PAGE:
Andrew B. Adams, Matthew A. Williams, Thomas R. Jones, Nozomu Shirasugi, Megan M. Durham, Susan M. Kaech, E. John Wherry, Thandi Onami, J. Gibson Lanier, Kenneth E. Kokko, Thomas C. Pearson, Rafi Ahmed, Christian P. Larsen
Graves disease, a common organ-specific autoimmune disease affecting humans, differs from all other autoimmune diseases in being associated with target organ hyperfunction rather than organ damage. Clinical thyrotoxicosis is directly caused by autoantibodies that activate the thyrotropin receptor (TSHR). The etiology of Graves disease is multifactorial, with nongenetic factors playing an important role. Of the latter, there is the intriguing possibility that the molecular structure of the target antigen contributes to the development of thyroid-stimulatory autoantibodies (TSAb’s). Among the glycoprotein hormone receptors, only the TSHR undergoes intramolecular cleavage into disulfide-linked subunits with consequent shedding of some of the extracellular, autoantibody-binding A subunits. Functional autoantibodies do not arise to the noncleaving glycoprotein hormone receptors. Recently, TSAb’s were found to preferentially recognize shed, rather than attached, A subunits. Here we use a new adenovirus-mediated animal model of Graves disease to show that goiter and hyperthyroidism occur to a much greater extent when the adenovirus expresses the free A subunit as opposed to a genetically modified TSHR that cleaves minimally into subunits. These data show that shed A subunits induce or amplify the immune response leading to hyperthyroidism and provide new insight into the etiology of Graves disease.
Chun-Rong Chen, Pavel Pichurin, Yuji Nagayama, Francesco Latrofa, Basil Rapoport, Sandra M. McLachlan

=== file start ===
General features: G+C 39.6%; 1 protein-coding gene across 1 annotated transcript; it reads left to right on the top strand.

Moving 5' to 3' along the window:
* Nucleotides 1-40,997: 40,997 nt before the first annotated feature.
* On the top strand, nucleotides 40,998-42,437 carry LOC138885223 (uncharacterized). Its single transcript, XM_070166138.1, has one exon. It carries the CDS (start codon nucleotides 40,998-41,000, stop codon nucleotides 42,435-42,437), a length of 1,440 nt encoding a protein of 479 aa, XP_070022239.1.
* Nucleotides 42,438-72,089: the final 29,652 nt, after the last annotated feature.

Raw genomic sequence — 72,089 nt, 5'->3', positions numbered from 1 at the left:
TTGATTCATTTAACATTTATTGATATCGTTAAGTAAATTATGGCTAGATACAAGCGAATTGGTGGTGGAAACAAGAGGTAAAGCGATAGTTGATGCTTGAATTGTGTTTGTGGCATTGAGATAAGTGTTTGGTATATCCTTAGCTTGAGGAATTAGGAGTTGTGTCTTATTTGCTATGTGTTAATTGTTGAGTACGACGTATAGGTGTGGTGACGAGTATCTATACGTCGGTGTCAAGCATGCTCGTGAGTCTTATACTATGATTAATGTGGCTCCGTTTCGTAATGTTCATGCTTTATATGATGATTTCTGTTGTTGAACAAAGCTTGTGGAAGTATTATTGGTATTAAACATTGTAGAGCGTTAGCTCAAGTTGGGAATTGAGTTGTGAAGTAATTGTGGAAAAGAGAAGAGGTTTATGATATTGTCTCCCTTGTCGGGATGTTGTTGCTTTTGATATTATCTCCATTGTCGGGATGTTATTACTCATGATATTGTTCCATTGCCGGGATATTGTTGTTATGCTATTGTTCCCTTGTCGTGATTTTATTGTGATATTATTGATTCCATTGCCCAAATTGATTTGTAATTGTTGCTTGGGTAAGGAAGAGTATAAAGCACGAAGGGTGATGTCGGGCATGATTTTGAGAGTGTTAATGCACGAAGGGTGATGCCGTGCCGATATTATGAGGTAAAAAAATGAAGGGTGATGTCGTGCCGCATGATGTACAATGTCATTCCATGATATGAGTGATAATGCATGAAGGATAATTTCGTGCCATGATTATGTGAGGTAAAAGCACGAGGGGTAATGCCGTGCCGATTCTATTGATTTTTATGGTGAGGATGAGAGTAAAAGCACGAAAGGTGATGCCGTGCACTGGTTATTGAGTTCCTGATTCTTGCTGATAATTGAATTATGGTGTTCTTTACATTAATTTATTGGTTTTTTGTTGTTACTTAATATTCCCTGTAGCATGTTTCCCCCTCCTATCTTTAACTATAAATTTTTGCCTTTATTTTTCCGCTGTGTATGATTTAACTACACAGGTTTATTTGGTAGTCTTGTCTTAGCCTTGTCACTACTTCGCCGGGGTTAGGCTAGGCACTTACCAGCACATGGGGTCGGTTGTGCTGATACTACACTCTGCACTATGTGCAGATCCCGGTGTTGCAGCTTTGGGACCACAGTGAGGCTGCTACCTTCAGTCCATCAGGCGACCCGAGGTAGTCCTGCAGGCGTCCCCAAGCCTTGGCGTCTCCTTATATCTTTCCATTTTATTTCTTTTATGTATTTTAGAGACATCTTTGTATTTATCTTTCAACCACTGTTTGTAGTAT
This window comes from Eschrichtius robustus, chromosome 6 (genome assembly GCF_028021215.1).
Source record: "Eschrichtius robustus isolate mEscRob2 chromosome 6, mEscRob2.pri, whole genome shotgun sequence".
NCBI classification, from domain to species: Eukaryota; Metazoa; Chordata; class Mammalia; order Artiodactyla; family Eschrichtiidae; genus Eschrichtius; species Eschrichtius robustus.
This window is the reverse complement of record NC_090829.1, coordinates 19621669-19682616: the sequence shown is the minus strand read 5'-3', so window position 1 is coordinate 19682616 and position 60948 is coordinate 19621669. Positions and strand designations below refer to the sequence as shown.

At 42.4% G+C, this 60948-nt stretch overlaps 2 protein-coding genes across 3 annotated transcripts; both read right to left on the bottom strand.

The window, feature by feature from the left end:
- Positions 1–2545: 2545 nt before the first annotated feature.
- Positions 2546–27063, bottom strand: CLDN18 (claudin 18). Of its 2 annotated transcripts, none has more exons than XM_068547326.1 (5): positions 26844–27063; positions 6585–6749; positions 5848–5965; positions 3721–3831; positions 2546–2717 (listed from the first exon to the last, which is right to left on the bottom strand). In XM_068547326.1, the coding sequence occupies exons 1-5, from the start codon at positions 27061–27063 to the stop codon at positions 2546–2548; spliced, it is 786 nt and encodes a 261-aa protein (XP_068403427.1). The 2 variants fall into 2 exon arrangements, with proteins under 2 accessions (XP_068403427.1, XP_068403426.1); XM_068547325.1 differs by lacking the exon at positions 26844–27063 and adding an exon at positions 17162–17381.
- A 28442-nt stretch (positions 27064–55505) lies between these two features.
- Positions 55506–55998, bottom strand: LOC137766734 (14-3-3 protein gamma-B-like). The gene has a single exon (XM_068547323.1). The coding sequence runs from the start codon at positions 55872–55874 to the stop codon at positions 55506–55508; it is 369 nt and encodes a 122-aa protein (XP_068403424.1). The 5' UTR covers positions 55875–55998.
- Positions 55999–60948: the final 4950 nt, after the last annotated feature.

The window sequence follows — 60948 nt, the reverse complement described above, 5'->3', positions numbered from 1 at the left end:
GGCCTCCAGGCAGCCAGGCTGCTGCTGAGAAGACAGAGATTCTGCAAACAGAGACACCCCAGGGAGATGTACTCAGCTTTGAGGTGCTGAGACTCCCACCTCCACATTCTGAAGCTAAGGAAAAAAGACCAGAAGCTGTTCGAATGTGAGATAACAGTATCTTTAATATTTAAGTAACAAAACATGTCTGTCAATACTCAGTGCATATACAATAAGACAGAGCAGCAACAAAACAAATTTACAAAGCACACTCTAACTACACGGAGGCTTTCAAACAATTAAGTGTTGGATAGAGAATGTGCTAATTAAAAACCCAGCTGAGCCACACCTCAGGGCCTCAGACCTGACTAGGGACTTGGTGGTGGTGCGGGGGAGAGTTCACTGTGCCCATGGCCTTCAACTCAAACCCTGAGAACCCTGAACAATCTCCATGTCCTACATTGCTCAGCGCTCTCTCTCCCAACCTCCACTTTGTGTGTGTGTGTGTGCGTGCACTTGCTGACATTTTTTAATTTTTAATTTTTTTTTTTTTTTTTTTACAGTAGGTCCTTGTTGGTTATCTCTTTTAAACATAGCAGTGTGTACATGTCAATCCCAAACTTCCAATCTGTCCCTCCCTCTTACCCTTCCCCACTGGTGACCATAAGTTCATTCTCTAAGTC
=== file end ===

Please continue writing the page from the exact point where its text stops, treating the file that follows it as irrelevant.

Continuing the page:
Acute rheumatic fever is a serious autoimmune sequel of Streptococcus pyogenes infection. This study shows that serotype M3 and M18 S. pyogenes isolated during outbreaks of rheumatic fever have the unique capability to bind and aggregate human basement membrane collagen type IV. M3 protein is identified as collagen-binding factor of M3 streptococci, whereas M18 isolates bind collagen through a hyaluronic acid capsule, revealing a novel function for M3 protein and capsule. Following in vivo mouse passage, conversion of a nonencapsulated and collagen-binding negative M1 S. pyogenes into an encapsulated, collagen-binding strain further supports the crucial role of capsule in mediating collagen binding. Collagen binding represents a novel colonization mechanism, as it is demonstrated that S. pyogenes bind to collagen matrix in vitro and in vivo. Moreover, immunization of mice with purified recombinant M3 protein led to the generation of anti–collagen type IV antibodies. Finally, sera from acute rheumatic fever patients had significantly increased titers of anti–collagen type IV antibodies as compared with healthy controls. These findings may suggest a link between the potential of rheumatogenic S. pyogenes isolates to bind collagen, and the presence of collagen-reactive autoantibodies in the serum of rheumatic fever patients, which may form a basis for post-streptococcal rheumatic disease. These anti-collagen antibodies may form a basis for poststreptococcal rheumatic disease.